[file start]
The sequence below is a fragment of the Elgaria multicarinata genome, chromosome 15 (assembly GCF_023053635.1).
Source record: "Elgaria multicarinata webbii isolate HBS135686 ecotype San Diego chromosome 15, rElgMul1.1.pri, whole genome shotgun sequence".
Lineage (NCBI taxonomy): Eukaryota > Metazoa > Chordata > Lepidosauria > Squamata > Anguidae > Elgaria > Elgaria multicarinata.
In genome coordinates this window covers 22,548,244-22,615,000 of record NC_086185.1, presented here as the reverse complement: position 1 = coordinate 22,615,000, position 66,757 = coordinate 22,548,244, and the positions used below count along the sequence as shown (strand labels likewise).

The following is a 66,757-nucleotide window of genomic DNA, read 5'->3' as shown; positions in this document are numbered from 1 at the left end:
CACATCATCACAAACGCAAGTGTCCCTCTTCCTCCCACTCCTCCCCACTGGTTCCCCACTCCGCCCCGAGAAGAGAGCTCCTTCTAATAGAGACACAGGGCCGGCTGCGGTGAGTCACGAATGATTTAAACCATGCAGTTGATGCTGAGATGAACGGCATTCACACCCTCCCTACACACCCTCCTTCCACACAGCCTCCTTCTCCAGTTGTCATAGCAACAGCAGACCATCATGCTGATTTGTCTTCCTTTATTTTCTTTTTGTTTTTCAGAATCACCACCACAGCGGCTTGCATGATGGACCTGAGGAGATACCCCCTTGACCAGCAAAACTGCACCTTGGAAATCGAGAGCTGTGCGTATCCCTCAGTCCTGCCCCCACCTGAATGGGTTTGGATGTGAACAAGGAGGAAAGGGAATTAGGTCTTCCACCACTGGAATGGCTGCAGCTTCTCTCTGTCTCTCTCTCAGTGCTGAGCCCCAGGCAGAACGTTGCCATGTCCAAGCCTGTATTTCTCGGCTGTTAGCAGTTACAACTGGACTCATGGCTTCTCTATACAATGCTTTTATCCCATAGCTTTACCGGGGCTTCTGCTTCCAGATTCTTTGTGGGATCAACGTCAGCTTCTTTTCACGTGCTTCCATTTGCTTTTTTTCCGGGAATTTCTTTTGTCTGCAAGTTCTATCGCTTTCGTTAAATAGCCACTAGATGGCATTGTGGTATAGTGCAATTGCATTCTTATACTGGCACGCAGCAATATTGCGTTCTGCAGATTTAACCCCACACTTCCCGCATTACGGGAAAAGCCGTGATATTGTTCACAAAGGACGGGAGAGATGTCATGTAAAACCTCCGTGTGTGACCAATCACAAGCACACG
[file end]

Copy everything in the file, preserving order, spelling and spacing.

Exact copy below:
The sequence below is a fragment of the Elgaria multicarinata genome, chromosome 15 (assembly GCF_023053635.1).
Source record: "Elgaria multicarinata webbii isolate HBS135686 ecotype San Diego chromosome 15, rElgMul1.1.pri, whole genome shotgun sequence".
Lineage (NCBI taxonomy): Eukaryota > Metazoa > Chordata > Lepidosauria > Squamata > Anguidae > Elgaria > Elgaria multicarinata.
In genome coordinates this window covers 22,548,244-22,615,000 of record NC_086185.1, presented here as the reverse complement: position 1 = coordinate 22,615,000, position 66,757 = coordinate 22,548,244, and the positions used below count along the sequence as shown (strand labels likewise).

The following is a 66,757-nucleotide window of genomic DNA, read 5'->3' as shown; positions in this document are numbered from 1 at the left end:
CACATCATCACAAACGCAAGTGTCCCTCTTCCTCCCACTCCTCCCCACTGGTTCCCCACTCCGCCCCGAGAAGAGAGCTCCTTCTAATAGAGACACAGGGCCGGCTGCGGTGAGTCACGAATGATTTAAACCATGCAGTTGATGCTGAGATGAACGGCATTCACACCCTCCCTACACACCCTCCTTCCACACAGCCTCCTTCTCCAGTTGTCATAGCAACAGCAGACCATCATGCTGATTTGTCTTCCTTTATTTTCTTTTTGTTTTTCAGAATCACCACCACAGCGGCTTGCATGATGGACCTGAGGAGATACCCCCTTGACCAGCAAAACTGCACCTTGGAAATCGAGAGCTGTGCGTATCCCTCAGTCCTGCCCCCACCTGAATGGGTTTGGATGTGAACAAGGAGGAAAGGGAATTAGGTCTTCCACCACTGGAATGGCTGCAGCTTCTCTCTGTCTCTCTCTCAGTGCTGAGCCCCAGGCAGAACGTTGCCATGTCCAAGCCTGTATTTCTCGGCTGTTAGCAGTTACAACTGGACTCATGGCTTCTCTATACAATGCTTTTATCCCATAGCTTTACCGGGGCTTCTGCTTCCAGATTCTTTGTGGGATCAACGTCAGCTTCTTTTCACGTGCTTCCATTTGCTTTTTTTCCGGGAATTTCTTTTGTCTGCAAGTTCTATCGCTTTCGTTAAATAGCCACTAGATGGCATTGTGGTATAGTGCAATTGCATTCTTATACTGGCACGCAGCAATATTGCGTTCTGCAGATTTAACCCCACACTTCCCGCATTACGGGAAAAGCCGTGATATTGTTCACAAAGGACGGGAGAGATGTCATGTAAAACCTCCGTGTGTGACCAATCACAAGCACACG